Paper Planes

The inspirations for Robert Connolly's film-  James Norton left and  Dylan Parker right
The inspirations for Robert Connolly’s film-James Norton left and Dylan Parker right

Light as a feather, plain sailing and unapologetically old fashioned film fare, PAPER PLANES is an aeronautical origami featuring a central role by Ed Oxenbould and a top billing support slumbering turn by Sam Worthington.

Ed and Sam play son and father, Dylan and Jack, in the aftermath of losing their mother and wife.

The kid is coping better than the severely depressed dad and possesses a keen eye on the local feathered fauna. This ornithological interest transplants itself, osmosis like, in his ability to fold fabulous paper planes.
Such is the intuitive ingenuity of his aerodynamic designs, Dylan secures himself a spot in the national heats to contend for the world paper plane championships in Japan.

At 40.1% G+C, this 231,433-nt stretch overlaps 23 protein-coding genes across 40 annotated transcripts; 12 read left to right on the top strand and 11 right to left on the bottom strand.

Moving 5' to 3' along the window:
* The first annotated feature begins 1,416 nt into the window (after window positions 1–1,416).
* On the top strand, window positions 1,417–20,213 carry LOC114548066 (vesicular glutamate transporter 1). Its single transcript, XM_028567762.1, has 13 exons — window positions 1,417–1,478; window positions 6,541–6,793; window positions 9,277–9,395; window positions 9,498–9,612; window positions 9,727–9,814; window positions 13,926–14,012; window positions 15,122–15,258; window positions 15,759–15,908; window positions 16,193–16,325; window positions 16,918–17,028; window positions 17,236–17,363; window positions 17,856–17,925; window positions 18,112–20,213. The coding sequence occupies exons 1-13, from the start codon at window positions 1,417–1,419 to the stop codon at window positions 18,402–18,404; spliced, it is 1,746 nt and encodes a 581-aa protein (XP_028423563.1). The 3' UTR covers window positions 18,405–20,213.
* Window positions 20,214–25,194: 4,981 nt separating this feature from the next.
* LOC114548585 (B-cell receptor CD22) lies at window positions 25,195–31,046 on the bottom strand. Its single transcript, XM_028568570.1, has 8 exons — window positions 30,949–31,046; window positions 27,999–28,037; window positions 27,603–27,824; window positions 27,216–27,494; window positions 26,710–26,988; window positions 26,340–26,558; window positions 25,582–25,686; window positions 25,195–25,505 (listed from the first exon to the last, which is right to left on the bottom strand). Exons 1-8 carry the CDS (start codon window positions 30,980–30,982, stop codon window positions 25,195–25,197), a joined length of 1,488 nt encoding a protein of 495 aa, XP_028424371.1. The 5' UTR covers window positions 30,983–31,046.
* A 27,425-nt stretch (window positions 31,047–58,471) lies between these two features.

Other than his ornithological leanings, there may be some aviation orientation in his genes as his granddad was a fighter pilot in his youth. Grandpa is played by Terry Norris who just about steals the film with his larrikin lothario wouldn’t be dead for quids characterisation. Ah, Norris, the naughty aeronautical of the nursing home set. Lock up your grandmas!

Great support also comes from Peter Rowsthorn as Dylan’s teacher who encourages Dylan’s proclivity with paper planes and his entrance into the competition.

The film is inspired by real life Paper Pilots Dylan Parker and James Norton who met by chance at an Australian regional paper plane competition in 2008. The pair has represented Australian in the World Paper Plane Championships in Austria in 2009 with Dylan scoring a 3rd world ranking at the competition with a throw of 42 meters.

From this, director Robert Connolly fashioned a screenplay with Steve Worland that hits all the right notes about bullies, mates, multiculturalism and puppy love.

Gorgeously shot by Tristan Milani with an impressive score by Nigel Westlake, PAPER PLANES takes on the Disney family film genre and succeeds brilliantly.